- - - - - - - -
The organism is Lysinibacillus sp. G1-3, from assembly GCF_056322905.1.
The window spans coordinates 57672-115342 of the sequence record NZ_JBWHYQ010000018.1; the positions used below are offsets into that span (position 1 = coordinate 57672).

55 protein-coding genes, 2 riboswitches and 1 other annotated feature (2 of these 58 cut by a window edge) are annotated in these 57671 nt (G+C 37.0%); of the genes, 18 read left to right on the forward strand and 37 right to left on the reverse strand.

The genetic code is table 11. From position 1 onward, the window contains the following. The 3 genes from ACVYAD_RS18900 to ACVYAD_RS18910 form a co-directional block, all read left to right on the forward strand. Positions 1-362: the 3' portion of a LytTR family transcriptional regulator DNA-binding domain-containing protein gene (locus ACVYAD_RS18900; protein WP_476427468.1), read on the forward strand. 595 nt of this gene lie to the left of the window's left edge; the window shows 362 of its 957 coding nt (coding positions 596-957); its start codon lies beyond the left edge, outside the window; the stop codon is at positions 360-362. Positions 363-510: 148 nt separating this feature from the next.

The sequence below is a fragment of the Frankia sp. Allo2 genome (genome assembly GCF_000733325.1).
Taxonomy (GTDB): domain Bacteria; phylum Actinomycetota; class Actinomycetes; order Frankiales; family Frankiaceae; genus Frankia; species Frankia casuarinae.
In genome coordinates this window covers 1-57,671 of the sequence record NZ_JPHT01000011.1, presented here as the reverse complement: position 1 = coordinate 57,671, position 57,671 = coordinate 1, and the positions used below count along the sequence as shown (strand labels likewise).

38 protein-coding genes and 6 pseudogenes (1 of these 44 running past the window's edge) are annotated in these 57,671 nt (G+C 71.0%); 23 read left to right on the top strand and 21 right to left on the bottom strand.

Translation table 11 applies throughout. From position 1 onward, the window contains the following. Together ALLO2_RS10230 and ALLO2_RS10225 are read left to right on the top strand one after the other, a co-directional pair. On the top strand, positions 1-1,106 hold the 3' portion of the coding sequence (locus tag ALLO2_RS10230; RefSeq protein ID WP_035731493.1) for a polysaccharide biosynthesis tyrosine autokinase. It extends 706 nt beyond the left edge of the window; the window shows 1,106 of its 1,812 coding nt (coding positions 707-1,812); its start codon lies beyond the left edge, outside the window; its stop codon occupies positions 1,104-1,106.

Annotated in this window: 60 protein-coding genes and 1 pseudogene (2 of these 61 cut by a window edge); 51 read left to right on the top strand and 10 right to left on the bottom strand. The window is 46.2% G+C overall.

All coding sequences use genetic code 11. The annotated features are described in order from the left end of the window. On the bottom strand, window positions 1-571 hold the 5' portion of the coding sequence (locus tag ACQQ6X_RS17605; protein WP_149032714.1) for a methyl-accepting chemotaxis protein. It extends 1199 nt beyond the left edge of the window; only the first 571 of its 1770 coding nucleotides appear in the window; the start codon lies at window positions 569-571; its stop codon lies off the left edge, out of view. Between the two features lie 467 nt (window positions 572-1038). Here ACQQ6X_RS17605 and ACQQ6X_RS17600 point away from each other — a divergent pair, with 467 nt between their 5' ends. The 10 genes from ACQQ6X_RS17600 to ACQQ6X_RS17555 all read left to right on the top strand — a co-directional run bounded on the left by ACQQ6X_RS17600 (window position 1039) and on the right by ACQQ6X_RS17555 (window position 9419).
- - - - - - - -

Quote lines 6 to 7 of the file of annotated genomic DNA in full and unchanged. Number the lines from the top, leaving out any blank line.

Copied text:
Taxonomy (GTDB): domain Bacteria; phylum Actinomycetota; class Actinomycetes; order Frankiales; family Frankiaceae; genus Frankia; species Frankia casuarinae.
In genome coordinates this window covers 1-57,671 of the sequence record NZ_JPHT01000011.1, presented here as the reverse complement: position 1 = coordinate 57,671, position 57,671 = coordinate 1, and the positions used below count along the sequence as shown (strand labels likewise).